But unprocessed local food requires more time, thought and preparation than processed, pre-packaged stuff. So most of us continue to load up our carts at the supermarkets and big box stores while ignoring the long-term costs.
That quote hit the nail on the head. We are all SO consumed with no-time to do anything, that we've become trained to grab the quickest, easiest food. Bananas are a perfect example. So good. So simple. So quick. And So cheap. BUT - they are grown thousands of miles away, are shipped in cooled containers and are edible only about two weeks after picking. But they are cheap... why? Because of the poor labor practices in the countries they are grown in. Oh... not to mention they are sprayed heavily with pesticides - as are all produce that enter this country - to prevent any outbreaks of foreign disease or insects. (FYI - the wooly aldegid that's wiping out our native american hemlock groves was an import from China). Bananas are off my shopping list. Time - so precious, yet so very, very valuable. I've never spent so much time thinking about food and preparing it. Every weekend I'm spending hours in the kitchen, and when not in the kitchen, I'm combing recipes for healthy things to make to replace my bagel and box of cereal. Cereal - there's another bad egg. Unless you buy organic, you're supporting industrial farming and the deterioriating environment. And even the organic is questionable -- is it non-GMO corn/rice/or wheat? Where did it come from? What was the plant like where it was processed? Lots and lots of questions easily answered by simply eating locally. So what's for breakfast? Eggs, locally made organic whole-wheat sprout bread (but where did the wheat berries come from that created the sprouts?), home made butternut squash bars or bread, local organic raw milk. Lots to think about - all the time.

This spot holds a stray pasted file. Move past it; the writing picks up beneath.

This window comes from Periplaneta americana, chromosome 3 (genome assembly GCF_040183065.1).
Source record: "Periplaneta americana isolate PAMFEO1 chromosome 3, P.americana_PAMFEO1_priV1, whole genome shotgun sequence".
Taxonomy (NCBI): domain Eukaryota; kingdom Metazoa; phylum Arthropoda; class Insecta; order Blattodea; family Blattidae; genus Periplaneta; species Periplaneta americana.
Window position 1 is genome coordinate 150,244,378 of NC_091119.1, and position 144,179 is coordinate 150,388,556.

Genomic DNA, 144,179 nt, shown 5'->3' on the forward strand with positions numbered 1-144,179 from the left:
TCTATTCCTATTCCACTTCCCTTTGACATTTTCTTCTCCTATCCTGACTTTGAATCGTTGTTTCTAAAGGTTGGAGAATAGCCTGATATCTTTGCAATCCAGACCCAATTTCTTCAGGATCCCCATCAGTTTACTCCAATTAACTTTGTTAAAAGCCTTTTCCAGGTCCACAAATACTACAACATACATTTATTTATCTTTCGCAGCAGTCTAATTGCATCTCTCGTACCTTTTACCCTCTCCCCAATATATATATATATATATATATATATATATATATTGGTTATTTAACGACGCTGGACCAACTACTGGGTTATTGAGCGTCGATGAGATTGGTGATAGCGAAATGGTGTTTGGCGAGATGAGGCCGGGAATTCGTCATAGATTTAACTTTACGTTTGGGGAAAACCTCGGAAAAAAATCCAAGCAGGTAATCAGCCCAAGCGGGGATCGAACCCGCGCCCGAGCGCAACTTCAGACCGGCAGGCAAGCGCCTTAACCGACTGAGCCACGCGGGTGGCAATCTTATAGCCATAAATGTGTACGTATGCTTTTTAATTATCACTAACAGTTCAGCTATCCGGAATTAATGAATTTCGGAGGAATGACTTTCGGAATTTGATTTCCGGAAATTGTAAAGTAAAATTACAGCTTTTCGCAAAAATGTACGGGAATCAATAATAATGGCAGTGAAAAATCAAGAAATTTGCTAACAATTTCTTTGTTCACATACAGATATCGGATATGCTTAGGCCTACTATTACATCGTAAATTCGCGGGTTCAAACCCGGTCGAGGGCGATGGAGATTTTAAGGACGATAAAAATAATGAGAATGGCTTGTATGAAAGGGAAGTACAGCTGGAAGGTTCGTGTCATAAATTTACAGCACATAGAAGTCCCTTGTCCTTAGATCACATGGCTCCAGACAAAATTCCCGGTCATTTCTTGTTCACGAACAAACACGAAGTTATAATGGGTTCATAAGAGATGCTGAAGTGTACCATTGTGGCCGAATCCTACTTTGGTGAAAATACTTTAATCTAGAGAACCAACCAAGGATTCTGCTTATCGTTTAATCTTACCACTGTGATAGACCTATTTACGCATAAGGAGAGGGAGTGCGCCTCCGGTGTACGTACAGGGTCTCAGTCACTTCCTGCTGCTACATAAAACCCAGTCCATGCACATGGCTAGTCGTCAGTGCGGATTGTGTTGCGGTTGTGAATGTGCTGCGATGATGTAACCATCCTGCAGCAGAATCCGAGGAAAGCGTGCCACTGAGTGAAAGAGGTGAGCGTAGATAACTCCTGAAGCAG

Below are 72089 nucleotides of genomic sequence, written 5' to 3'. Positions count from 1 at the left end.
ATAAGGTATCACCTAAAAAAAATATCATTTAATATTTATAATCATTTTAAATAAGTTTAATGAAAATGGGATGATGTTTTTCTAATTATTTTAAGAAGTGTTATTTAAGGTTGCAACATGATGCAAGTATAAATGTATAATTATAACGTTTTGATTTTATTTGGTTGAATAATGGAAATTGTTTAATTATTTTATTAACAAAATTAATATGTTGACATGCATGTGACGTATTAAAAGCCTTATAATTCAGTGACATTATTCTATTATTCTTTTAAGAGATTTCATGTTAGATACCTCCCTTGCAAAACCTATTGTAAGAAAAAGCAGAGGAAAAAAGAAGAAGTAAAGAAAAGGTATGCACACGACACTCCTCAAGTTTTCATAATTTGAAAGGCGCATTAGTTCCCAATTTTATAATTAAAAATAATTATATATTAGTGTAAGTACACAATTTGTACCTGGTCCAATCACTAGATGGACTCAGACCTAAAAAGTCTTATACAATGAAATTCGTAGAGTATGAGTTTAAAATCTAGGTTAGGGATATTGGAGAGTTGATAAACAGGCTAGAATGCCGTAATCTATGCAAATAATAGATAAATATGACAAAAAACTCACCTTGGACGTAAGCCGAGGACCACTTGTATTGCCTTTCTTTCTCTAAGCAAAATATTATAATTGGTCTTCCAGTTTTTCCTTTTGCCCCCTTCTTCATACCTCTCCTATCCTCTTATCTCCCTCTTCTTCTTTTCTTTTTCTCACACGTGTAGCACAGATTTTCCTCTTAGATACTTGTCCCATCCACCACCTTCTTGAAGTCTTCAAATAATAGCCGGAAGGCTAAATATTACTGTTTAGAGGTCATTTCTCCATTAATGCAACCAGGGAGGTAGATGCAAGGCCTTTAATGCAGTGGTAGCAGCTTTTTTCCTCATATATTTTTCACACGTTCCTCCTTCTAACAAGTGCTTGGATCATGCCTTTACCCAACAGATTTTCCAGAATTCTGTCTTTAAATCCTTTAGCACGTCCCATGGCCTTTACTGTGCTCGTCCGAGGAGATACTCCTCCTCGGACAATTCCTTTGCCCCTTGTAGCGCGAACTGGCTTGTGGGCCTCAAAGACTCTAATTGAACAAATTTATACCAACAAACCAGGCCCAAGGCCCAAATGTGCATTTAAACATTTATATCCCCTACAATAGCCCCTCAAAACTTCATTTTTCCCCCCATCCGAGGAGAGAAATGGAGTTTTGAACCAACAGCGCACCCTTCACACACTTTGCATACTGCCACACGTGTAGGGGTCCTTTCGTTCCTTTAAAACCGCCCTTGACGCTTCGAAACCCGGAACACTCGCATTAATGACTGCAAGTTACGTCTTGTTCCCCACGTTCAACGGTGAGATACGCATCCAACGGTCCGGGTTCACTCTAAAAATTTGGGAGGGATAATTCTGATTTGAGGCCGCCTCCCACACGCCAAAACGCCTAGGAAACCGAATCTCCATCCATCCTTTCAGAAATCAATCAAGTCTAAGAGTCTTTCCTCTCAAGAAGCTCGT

And another good quote from the Deep Economy Book Review:
His analysis begins to become really interesting when he begins to open the discussion of economics in terms of redefining “cost.” Take the simplistic idea that the cost of gas is comprised of extraction, transport, refining, delivery and capital costs and profit. That equation nowhere includes our collective cost of the 5 pounds of carbon released in the atmosphere for every gallon burned. It doesn’t include the social cost of lost opportunity because corporations like GM and Exxon have furthered their own interests by destroying mass transit to create more demand for gas and cars, etc. The most interesting discussion that grows out of this book is a redefinition of cost and an exploration of an economy and a society that has to absorb those costs in many dimensions not anticipated by traditional market economics.